Military Justice: Cases and Materials
gives teachers a new and powerful tool to introduce students to military law while deepening their understanding of criminal law and procedure, comparative law, international law, and constitutional law. At a time when the tempo of military operations around the world seems to increase constantly and high-profile courts-martial dominate the headlines, this book gives students and teachers unprecedented the tools needed to analyze, understand, and evaluate worldwide military justice.
With prosecutions arising from prisoner abuse, atrocities against civilians, and servicemembers' opposition to ongoing wars, the military justice system now has a prominence unmatched since the Vietnam era. This higher profile for courts-martial, combined with the difficult and fundamental legal issues raised by the military commissions, suggests that military courses will now be in great demand. This casebook provides the text for such a course. Its coverage of the U.S. court-martial and other systems of military criminal law provides a framework through which students can explore the role and operation of military justice within a democratic society. In an era of worldwide deployments, multi-national operations, and global terrorism, this book illuminates the interconnectedness of military justice systems through a far-ranging collection of judicial opinions, statutes, regulations, commentaries, and scholarship. While the materials presented draw heavily from the United States, most chapters also present materials from other jurisdictions to enhance students' appreciation of both the unique American experience and the availability of alternative approaches to military discipline, accountability, and punishment. International norms are also examined.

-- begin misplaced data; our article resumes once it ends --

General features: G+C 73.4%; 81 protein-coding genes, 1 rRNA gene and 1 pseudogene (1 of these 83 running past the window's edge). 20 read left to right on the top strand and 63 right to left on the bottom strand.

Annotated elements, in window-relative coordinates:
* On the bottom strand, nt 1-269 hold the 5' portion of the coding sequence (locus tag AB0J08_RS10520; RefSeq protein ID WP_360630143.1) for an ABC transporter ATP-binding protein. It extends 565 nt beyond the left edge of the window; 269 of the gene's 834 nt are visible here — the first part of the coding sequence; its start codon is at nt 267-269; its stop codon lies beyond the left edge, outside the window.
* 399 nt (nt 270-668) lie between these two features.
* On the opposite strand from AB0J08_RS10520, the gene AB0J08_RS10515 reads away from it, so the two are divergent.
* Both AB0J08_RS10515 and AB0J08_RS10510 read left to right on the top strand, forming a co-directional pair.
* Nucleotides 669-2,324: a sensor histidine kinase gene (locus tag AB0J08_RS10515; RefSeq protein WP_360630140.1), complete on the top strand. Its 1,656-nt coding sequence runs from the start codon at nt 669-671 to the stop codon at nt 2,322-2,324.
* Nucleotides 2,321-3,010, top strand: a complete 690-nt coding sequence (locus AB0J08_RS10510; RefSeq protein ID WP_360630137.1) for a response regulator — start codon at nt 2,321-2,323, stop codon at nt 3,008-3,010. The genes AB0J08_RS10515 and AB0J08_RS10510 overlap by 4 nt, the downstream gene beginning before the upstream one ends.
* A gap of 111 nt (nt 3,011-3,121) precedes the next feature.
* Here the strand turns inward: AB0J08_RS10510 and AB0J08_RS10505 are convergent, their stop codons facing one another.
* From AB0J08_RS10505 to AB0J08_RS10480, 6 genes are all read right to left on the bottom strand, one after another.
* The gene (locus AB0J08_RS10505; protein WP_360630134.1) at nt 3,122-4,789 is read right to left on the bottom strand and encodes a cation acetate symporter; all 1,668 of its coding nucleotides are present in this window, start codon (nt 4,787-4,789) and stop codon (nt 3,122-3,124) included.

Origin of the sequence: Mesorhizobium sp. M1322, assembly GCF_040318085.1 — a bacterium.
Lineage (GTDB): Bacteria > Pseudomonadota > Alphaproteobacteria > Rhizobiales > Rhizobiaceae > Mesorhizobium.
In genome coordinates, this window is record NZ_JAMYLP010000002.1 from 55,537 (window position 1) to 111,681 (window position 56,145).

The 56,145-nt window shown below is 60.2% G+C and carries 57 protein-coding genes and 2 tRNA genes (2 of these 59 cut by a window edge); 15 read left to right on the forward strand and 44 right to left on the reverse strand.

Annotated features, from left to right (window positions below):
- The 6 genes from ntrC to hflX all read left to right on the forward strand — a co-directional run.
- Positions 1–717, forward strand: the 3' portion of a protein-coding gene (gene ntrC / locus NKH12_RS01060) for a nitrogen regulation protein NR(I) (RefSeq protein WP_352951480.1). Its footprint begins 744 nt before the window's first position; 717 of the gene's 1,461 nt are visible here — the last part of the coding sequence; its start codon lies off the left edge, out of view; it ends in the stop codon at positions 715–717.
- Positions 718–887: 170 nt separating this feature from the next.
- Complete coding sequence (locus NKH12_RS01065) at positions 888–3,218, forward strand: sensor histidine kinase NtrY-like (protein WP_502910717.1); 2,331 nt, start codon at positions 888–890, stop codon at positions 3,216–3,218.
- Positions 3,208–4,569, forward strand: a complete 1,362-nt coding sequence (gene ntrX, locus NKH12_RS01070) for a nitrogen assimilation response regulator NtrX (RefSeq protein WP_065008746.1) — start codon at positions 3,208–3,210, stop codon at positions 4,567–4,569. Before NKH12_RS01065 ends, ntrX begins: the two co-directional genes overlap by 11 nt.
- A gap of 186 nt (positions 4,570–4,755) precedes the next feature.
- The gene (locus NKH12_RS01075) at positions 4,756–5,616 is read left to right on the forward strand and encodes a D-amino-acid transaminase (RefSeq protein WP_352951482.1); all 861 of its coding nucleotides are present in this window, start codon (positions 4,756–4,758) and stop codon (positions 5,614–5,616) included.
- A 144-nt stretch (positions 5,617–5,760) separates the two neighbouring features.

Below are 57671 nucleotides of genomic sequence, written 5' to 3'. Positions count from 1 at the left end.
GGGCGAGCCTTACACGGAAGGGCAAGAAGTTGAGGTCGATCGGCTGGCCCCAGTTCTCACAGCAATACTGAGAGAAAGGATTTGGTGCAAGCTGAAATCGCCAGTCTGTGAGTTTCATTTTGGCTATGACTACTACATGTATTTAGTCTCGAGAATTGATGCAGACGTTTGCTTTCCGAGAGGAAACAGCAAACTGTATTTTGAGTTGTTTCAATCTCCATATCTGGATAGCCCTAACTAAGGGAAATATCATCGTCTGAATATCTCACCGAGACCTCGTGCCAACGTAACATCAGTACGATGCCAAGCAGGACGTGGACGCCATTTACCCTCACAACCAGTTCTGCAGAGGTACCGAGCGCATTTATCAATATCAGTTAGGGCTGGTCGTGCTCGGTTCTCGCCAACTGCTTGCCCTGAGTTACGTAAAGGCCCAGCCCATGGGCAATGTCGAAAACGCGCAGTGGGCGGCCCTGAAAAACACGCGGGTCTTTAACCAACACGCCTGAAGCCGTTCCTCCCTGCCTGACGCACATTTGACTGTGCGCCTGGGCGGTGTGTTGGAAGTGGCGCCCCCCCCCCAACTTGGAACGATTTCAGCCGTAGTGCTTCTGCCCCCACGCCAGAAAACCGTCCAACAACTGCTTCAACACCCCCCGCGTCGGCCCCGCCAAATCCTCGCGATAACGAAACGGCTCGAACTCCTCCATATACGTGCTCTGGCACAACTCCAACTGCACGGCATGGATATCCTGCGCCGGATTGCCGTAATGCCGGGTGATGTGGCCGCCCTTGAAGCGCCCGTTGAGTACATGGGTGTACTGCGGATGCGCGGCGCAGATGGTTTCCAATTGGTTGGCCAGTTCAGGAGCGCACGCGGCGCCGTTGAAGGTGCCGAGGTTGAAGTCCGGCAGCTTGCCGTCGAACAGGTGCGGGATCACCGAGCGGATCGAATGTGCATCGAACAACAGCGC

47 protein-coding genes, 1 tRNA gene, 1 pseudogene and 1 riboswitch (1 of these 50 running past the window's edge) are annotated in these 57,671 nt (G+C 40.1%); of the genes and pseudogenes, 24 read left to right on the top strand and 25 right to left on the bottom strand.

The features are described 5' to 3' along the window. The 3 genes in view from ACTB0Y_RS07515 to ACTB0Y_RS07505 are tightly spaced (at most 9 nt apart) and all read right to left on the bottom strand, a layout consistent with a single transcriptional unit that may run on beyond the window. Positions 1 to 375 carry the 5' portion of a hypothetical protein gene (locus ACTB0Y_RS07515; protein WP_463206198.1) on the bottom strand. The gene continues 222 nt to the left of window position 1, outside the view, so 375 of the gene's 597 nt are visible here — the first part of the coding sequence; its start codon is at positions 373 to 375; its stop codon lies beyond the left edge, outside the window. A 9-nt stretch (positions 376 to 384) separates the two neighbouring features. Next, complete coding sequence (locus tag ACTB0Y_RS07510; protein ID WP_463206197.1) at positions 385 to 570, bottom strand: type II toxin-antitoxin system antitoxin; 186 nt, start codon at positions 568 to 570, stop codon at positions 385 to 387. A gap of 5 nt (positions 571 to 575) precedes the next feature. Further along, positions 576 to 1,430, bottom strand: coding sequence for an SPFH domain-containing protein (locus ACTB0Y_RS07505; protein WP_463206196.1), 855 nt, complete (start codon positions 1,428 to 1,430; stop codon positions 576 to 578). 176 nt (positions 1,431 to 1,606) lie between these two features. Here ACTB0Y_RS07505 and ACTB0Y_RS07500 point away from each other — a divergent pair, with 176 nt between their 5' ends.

Part I, Foundations, sets the stage by exploring the origins and purposes of military justice, pointing out the many sources of law that govern this area, analyzing the unique and critical role of the commander in military justice, and assessing professional responsibility rules for military lawyers. Part II, Principles, steps further into legal analysis to study the jurisdiction of military courts, identify crimes and defenses that apply only in a military context, and analyze the extent to which the obligations of military service alter the protection of fundamental rights. Part III, Trials, brings students into the court-martial to meet military judges, juries, and counsel and to study the rules of procedure, evidence, sentencing, and appeal. Part IV, Special Contexts, takes a broader approach to assess the challenges that a military justice system faces during combat and peacekeeping operations. This part also looks at the topic of military commissions. Part V, The Future, gives students a glimpse into the changes that lie ahead by focusing on the processes of legal reform and globalization.